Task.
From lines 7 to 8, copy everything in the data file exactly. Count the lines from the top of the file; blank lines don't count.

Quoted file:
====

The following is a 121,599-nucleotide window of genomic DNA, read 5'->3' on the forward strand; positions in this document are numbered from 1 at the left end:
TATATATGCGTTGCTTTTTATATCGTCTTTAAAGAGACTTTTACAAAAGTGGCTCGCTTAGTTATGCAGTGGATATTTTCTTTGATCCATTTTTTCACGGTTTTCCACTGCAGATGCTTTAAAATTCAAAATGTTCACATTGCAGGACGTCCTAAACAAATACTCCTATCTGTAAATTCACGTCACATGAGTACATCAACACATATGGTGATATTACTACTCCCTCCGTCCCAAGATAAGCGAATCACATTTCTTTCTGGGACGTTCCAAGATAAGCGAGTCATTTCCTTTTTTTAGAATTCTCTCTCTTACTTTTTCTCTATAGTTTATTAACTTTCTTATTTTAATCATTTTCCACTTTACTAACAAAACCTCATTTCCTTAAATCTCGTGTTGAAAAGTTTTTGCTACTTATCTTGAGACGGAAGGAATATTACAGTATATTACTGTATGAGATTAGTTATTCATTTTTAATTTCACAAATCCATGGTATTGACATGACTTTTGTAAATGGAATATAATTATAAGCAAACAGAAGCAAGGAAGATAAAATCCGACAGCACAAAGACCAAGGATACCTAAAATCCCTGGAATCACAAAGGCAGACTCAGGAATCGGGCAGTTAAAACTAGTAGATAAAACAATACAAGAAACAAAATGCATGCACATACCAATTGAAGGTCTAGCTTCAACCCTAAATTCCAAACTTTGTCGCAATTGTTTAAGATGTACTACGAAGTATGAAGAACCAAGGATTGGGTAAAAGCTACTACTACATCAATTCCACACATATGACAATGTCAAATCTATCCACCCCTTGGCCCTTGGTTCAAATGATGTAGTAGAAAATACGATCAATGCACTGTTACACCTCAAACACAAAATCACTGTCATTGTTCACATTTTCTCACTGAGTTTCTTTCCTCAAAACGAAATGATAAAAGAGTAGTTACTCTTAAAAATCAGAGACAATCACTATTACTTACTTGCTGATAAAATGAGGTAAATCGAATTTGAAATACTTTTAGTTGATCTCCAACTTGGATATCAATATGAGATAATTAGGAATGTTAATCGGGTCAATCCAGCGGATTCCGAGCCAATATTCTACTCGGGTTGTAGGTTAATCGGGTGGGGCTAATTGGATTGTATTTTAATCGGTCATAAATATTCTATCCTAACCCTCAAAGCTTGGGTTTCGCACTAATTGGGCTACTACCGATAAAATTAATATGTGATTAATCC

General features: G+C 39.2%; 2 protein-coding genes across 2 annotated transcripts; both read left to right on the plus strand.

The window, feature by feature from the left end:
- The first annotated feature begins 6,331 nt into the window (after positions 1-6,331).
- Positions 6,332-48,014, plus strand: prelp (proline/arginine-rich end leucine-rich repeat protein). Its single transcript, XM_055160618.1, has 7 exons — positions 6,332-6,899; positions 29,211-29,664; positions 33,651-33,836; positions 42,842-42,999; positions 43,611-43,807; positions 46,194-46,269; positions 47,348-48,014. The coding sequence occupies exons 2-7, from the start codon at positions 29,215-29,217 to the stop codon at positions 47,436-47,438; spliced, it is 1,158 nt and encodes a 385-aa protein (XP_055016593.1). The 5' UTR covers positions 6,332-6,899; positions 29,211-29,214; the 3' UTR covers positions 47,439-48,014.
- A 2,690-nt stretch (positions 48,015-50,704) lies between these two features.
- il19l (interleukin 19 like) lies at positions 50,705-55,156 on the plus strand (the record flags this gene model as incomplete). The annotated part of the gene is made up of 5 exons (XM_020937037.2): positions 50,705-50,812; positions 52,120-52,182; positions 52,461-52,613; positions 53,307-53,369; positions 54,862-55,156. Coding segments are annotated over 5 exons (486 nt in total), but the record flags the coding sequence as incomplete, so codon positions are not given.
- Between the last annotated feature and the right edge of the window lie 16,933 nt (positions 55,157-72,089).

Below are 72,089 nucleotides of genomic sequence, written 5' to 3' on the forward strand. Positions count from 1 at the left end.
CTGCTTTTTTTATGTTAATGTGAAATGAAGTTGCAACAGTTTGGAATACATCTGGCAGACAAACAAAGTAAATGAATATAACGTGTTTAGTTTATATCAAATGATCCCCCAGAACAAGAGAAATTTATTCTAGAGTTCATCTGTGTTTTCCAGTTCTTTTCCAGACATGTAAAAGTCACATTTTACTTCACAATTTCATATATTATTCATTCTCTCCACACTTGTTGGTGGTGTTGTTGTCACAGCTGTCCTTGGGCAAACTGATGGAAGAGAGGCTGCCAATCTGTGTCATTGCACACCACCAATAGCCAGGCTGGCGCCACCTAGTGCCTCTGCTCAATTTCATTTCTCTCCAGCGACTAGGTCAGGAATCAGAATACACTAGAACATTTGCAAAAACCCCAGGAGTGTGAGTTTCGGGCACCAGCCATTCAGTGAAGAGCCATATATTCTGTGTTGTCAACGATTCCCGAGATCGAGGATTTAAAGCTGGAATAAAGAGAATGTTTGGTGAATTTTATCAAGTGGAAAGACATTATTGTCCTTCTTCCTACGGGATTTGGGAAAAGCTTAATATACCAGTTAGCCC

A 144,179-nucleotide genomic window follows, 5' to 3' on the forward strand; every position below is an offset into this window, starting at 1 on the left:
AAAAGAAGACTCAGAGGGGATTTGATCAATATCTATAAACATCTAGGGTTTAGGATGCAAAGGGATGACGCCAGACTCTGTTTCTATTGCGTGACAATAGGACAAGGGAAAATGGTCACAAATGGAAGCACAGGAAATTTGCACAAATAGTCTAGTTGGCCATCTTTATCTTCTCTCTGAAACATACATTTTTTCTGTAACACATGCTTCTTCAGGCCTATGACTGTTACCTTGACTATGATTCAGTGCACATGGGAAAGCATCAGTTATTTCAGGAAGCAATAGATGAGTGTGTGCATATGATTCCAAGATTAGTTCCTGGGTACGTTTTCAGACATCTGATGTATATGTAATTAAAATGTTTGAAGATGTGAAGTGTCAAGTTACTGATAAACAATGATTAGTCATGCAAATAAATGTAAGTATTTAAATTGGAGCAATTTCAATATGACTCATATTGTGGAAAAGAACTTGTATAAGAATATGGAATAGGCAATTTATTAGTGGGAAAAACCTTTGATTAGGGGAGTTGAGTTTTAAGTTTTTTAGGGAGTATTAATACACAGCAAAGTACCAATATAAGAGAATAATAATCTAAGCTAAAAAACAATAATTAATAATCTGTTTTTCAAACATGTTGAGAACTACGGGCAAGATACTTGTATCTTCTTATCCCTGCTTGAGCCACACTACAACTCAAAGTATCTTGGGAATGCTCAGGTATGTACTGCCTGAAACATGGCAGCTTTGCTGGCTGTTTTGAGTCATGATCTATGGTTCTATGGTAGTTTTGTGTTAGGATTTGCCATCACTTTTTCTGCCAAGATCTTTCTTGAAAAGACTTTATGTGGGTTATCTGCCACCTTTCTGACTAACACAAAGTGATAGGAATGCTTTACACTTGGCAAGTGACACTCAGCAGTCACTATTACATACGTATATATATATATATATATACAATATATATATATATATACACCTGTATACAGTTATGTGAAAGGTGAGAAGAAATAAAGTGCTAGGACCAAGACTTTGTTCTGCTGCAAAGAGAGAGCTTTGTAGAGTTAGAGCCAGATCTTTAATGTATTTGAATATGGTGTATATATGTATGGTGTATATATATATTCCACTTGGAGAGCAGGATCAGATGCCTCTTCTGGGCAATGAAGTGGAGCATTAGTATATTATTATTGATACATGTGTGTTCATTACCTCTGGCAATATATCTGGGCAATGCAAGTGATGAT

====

- A 2,690-nt stretch (positions 48,015-50,704) lies between these two features.
- il19l (interleukin 19 like) lies at positions 50,705-55,156 on the plus strand (the record flags this gene model as incomplete). The annotated part of the gene is made up of 5 exons (XM_020937037.2): positions 50,705-50,812; positions 52,120-52,182; positions 52,461-52,613; positions 53,307-53,369; positions 54,862-55,156. Coding segments are annotated over 5 exons (486 nt in total), but the record flags the coding sequence as incomplete, so codon positions are not given.